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TRIS changes tipped to hit more Aussies than realised

16 May 2016 — 1 minute read

The government’s proposal to remove the tax exemption from earnings of assets supporting transition to retirement income streams (TRIS) could have an impact that is broader than the government realised, according to one research house.

The change would hit more than the government’s apparent target of wealthier, big-balance fund members, according to Rice Warner.

Rice Warner estimates that members hold 580,000 TRIS accounts, supported by at least $40 billion in superannuation assets, as at June last year. Approximately half the money is held in SMSF accounts.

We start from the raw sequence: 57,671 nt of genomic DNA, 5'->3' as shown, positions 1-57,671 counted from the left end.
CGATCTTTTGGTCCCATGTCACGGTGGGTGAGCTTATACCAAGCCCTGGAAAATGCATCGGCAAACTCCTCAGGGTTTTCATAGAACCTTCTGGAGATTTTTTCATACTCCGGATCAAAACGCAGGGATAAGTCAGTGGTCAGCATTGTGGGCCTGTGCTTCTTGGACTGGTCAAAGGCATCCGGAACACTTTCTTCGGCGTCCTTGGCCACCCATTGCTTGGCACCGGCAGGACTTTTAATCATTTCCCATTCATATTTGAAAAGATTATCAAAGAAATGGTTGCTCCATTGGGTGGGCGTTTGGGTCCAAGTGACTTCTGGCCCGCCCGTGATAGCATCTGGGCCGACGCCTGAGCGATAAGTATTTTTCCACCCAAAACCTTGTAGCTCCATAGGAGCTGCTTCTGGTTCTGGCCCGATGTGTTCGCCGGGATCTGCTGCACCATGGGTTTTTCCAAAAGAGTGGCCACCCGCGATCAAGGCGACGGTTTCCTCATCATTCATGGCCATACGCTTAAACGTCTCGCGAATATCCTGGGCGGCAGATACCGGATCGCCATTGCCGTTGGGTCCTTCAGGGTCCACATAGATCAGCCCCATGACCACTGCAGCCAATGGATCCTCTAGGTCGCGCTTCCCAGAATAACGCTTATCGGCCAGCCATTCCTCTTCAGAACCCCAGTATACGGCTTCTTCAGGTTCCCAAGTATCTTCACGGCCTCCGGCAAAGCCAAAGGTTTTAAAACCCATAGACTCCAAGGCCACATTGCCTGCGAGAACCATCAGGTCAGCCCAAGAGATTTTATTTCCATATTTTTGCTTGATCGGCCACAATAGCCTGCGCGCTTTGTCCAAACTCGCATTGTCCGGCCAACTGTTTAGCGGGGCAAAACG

“The average balance of $69,000 is a modest average balance given that members receiving TRIS pensions are aged 56-64, with many holding the bulk of their super savings in pensions to maximise the current tax exemption,” Rice Warner said.

“Among the clear winners from this budget are the specialist financial superannuation advisers whose guidance should be in high demand – including in regard to TRIS pensions,” Rice Warner added.

“Those who do not feel that they can afford this advice, and are not in a position to understand an increasingly complex system for themselves, may find that their retirement outcomes fall well short of what they could have achieved.”

Read more:

Limited licence to take hit following budget

Super popularity set to spiral following budget 


TRIS changes tipped to hit more Aussies than realised
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